Meursault: A Severe Case of Depression

The main character in The Stranger is a peculiar character for many reasons. The story is written in the perspective of Meursault which adds various facets to it because Meursault is unlike everyone else in the story. A crucial part of the human experience is emotional feeling and expression. Meursault defies this natural principle of life by showing indifference and apathy in almost every situation he is confronted with. Throughout the story, readers face the challenge of depicting what kind of person Meursault really is because he often fails to display any interest or preference for anything. This leads me to question Meursault’s reason for emotional detachment and the most logical answer I can come up with is a case of severe depression. A symptom of depression is loss of interest in hobbies or in daily life activities. My personal theory leads me to believe that Meursault’s emotional detachment serves as a defense mechanism, or at least is a symptom of mental anguish. Something as major as as his mother’s death barely provokes emotion. His immediate concern is his boss’s annoyance with him taking time off work (3). In addition, when his boss offers him an exciting job offer, Meursault has no reaction or yearn for the opportunity. His boss even gets frustrated with him because he feels Meursault has no ambition, which is true (41). I also think his choice of allegiance with Raymond is alarming. It’s clear in the story that Raymond isn’t a great person, yet Meursault chooses to entertain him when he asks him to write the letter (32). The end of Part I was really what convinced me that Meursault’s state of mind may be unstable. In any book or movie, when a character shoots or stabs someone excessively to murder them, it mainly always signifies a deep anger within the character. In the scene where Meursault shoots the Arab that attacked Raymond, he shoots him a total of five times (59). Besides the first shot, he fired 4 extra times that were very unnecessary, but I interpreted this instance as a turning point for the character. This scene showed a snap within Meursault that the reader had not yet been exposed to and I can’t help but think that there is way more to Meursault than the reader knows at this point.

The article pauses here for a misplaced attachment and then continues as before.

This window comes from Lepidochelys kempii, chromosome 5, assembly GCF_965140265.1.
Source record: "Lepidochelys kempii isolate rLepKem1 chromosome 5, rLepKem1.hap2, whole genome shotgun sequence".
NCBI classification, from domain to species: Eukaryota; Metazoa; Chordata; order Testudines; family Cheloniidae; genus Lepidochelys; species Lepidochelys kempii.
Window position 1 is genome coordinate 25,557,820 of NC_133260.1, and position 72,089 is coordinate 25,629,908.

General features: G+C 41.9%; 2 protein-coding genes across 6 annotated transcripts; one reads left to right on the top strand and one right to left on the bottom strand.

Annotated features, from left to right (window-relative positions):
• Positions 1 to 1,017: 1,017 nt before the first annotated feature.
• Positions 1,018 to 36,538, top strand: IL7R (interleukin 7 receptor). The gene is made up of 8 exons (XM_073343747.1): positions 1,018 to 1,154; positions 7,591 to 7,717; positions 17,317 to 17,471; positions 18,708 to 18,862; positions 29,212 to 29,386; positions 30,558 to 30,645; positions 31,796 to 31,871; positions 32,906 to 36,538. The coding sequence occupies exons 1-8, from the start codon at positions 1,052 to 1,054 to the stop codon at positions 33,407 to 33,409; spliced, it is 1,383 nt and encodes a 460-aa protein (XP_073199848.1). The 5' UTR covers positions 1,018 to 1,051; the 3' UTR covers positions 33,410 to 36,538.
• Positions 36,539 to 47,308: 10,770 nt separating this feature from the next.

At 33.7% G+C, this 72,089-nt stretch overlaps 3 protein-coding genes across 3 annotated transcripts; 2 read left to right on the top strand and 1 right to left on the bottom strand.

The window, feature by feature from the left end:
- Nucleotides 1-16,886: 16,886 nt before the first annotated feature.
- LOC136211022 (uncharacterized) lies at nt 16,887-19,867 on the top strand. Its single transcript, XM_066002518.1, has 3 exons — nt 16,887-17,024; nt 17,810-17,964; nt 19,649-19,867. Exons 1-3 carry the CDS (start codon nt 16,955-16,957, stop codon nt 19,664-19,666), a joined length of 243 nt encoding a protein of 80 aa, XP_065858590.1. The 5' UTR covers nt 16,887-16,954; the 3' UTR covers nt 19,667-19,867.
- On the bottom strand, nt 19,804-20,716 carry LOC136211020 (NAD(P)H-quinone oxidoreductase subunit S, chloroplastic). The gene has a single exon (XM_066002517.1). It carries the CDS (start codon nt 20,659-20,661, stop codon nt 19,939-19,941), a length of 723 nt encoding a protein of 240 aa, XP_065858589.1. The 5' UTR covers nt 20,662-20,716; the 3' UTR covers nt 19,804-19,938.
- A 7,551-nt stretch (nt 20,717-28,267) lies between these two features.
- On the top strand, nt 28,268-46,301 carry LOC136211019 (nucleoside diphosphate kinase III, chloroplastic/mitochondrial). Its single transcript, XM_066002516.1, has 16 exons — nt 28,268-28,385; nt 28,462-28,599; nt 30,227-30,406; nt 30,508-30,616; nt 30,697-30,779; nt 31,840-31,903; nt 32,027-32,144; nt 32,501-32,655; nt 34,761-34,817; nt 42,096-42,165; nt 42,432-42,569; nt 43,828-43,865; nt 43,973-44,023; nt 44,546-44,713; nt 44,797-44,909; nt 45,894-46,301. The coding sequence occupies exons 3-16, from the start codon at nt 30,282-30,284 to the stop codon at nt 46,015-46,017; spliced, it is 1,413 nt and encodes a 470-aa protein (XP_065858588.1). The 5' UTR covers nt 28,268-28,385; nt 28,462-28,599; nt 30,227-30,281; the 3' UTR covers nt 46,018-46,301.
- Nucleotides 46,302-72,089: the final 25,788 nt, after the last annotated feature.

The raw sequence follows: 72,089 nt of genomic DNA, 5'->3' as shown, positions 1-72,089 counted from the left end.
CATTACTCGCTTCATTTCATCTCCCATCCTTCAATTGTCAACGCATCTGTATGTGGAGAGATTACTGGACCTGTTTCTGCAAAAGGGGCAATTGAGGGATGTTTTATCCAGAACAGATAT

One thought on “Meursault: A Severe Case of Depression

  1. Nicholas P.

    I find it really interesting how you made a connection with a symptom of depression to the characteristics of Meursault. It does seem very evident that he definitely has a mental issue due to, as you explained, his detachment from anything, and I would also argue that he not only has depression but possibly disassociation or another disorder in which a person shows little to no emotion, because it seems that something before the death of his mother was the result of his detatchment.

    Like

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